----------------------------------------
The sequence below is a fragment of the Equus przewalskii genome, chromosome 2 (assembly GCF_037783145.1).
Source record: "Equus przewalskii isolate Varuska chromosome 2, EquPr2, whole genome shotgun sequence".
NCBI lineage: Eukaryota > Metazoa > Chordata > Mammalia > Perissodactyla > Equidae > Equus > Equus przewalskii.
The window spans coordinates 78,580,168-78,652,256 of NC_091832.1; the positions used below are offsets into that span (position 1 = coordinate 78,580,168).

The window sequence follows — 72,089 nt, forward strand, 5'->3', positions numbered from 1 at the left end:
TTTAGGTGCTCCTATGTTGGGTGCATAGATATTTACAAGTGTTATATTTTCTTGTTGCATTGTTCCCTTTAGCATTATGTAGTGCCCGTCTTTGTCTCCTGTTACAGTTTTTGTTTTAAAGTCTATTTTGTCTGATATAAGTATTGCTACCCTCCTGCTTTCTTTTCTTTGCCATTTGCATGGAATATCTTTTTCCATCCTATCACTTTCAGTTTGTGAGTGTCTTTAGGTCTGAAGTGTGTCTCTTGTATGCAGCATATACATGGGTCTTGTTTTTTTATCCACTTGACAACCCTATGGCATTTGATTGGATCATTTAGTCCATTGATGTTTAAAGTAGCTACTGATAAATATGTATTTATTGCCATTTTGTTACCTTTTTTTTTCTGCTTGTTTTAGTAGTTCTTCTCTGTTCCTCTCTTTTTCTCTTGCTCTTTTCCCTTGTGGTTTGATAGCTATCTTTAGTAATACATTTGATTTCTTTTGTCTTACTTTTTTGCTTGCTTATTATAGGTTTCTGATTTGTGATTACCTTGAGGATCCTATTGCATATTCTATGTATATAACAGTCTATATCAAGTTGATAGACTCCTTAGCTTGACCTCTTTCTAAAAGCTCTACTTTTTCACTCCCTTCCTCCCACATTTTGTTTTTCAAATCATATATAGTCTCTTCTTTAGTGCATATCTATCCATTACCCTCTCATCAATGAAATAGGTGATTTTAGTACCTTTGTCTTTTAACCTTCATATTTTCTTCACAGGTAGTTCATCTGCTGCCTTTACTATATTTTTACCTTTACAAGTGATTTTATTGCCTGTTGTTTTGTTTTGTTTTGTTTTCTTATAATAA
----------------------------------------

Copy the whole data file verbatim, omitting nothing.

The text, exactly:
The sequence below is a fragment of the Equus przewalskii genome, chromosome 2 (assembly GCF_037783145.1).
Source record: "Equus przewalskii isolate Varuska chromosome 2, EquPr2, whole genome shotgun sequence".
NCBI lineage: Eukaryota > Metazoa > Chordata > Mammalia > Perissodactyla > Equidae > Equus > Equus przewalskii.
The window spans coordinates 78,580,168-78,652,256 of NC_091832.1; the positions used below are offsets into that span (position 1 = coordinate 78,580,168).

The window sequence follows — 72,089 nt, forward strand, 5'->3', positions numbered from 1 at the left end:
TTTAGGTGCTCCTATGTTGGGTGCATAGATATTTACAAGTGTTATATTTTCTTGTTGCATTGTTCCCTTTAGCATTATGTAGTGCCCGTCTTTGTCTCCTGTTACAGTTTTTGTTTTAAAGTCTATTTTGTCTGATATAAGTATTGCTACCCTCCTGCTTTCTTTTCTTTGCCATTTGCATGGAATATCTTTTTCCATCCTATCACTTTCAGTTTGTGAGTGTCTTTAGGTCTGAAGTGTGTCTCTTGTATGCAGCATATACATGGGTCTTGTTTTTTTATCCACTTGACAACCCTATGGCATTTGATTGGATCATTTAGTCCATTGATGTTTAAAGTAGCTACTGATAAATATGTATTTATTGCCATTTTGTTACCTTTTTTTTTCTGCTTGTTTTAGTAGTTCTTCTCTGTTCCTCTCTTTTTCTCTTGCTCTTTTCCCTTGTGGTTTGATAGCTATCTTTAGTAATACATTTGATTTCTTTTGTCTTACTTTTTTGCTTGCTTATTATAGGTTTCTGATTTGTGATTACCTTGAGGATCCTATTGCATATTCTATGTATATAACAGTCTATATCAAGTTGATAGACTCCTTAGCTTGACCTCTTTCTAAAAGCTCTACTTTTTCACTCCCTTCCTCCCACATTTTGTTTTTCAAATCATATATAGTCTCTTCTTTAGTGCATATCTATCCATTACCCTCTCATCAATGAAATAGGTGATTTTAGTACCTTTGTCTTTTAACCTTCATATTTTCTTCACAGGTAGTTCATCTGCTGCCTTTACTATATTTTTACCTTTACAAGTGATTTTATTGCCTGTTGTTTTGTTTTGTTTTGTTTTCTTATAATAA